In the world of the ride, that music is played by a variety of musical critters brought to life through animatronics. These new band members, who all have names and (unsurprisingly) stuffed animals in the gift shop, are a technological step up from the animals that used to spin and cavort through Splash Mountain. Tiana’s new pals are adorable, from the frogs who play flowers like hand drums, to the cat who scratches a stolen license plate as if it’s a wash board. Lifelike animatronics of Tiana, Louis and Mama Odie reappear throughout, guiding the very loose story (they’re looking for musicians to play a big party at the last minute because Louis forgot to book a band). It does also feature screens, which is always a controversial subject for Disney rides; their use is minimal here, and smartly done, mostly used to display trails of fireflies on their way to the big party, and for a couple of size-related gags that would be difficult to do with animatronics. 

One of the biggest worries about the ride’s transformation was what would happen to Splash Mountain’s final scene. After surviving his plunge into the briar patch, Br’er Rabbit was greeted home by a choir of animals on an old riverboat. It was an incredibly joyful and heart-warming finale, and one of the best moments in any Disney attraction. Tiana’s doesn’t reuse the boat, but it replaces that scene with one that’s just as euphoric. Tiana, her friends and family, and all the animal musicians they’ve met throughout the ride are throwing a party in front of a glorious New Orleans mansion, with Tiana and the band singing the ride’s new song “Special Spice.” It ends the new ride on just as high of a note as the old finale did, sealing Tiana’s Bayou Adventure as perhaps the best retheme of an existing Disney ride yet.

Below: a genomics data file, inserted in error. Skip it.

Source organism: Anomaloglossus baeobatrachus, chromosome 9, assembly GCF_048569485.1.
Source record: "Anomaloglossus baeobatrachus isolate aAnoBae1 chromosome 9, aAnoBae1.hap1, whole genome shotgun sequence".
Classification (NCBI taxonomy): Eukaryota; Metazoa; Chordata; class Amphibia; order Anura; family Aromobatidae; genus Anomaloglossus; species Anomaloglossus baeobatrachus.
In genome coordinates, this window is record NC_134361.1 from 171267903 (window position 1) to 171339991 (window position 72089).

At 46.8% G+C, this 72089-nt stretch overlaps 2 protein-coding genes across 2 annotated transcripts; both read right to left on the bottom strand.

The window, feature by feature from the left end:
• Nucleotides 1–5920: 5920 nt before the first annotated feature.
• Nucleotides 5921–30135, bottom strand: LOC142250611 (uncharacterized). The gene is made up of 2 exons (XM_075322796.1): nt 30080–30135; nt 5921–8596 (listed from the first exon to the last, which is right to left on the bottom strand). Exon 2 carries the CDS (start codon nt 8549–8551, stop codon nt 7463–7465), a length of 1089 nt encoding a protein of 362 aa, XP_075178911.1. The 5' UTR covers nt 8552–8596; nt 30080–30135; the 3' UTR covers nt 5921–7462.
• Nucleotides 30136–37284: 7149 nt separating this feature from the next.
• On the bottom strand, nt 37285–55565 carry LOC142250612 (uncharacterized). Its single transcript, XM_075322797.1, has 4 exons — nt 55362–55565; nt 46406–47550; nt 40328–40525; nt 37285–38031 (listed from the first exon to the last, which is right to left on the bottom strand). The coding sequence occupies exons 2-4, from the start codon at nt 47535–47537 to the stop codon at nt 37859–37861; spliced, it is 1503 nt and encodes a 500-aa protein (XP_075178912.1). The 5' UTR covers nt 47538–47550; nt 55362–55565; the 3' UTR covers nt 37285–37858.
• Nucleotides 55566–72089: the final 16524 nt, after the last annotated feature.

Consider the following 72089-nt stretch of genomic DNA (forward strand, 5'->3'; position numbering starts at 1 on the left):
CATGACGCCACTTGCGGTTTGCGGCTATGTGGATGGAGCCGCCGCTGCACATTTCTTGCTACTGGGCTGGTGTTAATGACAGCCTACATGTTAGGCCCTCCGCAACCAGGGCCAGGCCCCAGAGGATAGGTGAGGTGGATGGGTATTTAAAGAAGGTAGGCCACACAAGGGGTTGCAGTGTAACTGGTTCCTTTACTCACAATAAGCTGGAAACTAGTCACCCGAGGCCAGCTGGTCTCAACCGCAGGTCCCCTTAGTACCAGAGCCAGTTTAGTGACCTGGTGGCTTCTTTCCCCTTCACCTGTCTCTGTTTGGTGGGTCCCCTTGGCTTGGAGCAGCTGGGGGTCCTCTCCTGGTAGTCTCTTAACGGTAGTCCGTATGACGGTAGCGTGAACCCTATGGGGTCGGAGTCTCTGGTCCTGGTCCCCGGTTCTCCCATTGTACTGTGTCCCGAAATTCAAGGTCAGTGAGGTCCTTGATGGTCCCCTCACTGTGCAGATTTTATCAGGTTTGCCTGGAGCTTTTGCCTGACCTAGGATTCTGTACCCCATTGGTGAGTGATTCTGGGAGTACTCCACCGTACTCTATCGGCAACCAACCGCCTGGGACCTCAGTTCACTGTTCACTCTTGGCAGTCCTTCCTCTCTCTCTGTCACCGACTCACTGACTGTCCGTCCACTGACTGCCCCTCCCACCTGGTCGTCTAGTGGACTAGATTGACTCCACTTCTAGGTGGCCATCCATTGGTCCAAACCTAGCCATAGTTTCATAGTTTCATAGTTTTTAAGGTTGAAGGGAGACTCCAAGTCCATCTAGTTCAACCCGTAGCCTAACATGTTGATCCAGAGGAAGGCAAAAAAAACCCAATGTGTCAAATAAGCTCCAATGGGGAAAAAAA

The nature of the retheme can be best summed up by how Tiana’s Bayou Adventure presents its big drop. For all its light-hearted charm, Splash Mountain was fundamentally about danger; Br’er Rabbit was constantly threatened by the schemes of Br’er Fox and Br’er Bear, and that drop was portrayed as something to be scared and anxious about by the characters in the ride (even though it’s actually part of Rabbit’s plot to escape his tormentors). In Tiana’s that drop is purely celebratory; it represents the moment when riders transform back into their full human size after a brief stint as frogs, and not as something risky or deadly. It’s no less thrilling, and the drop itself is ultimately ecstatic in both rides. Both approaches are equally valid, but the new approach fits the new ride’s tone much better than the old one would. The main thing about Tiana’s Bayou Adventure, again, is that it’s a party, and replacing the dread of the original drop with revelry reinforces that focus.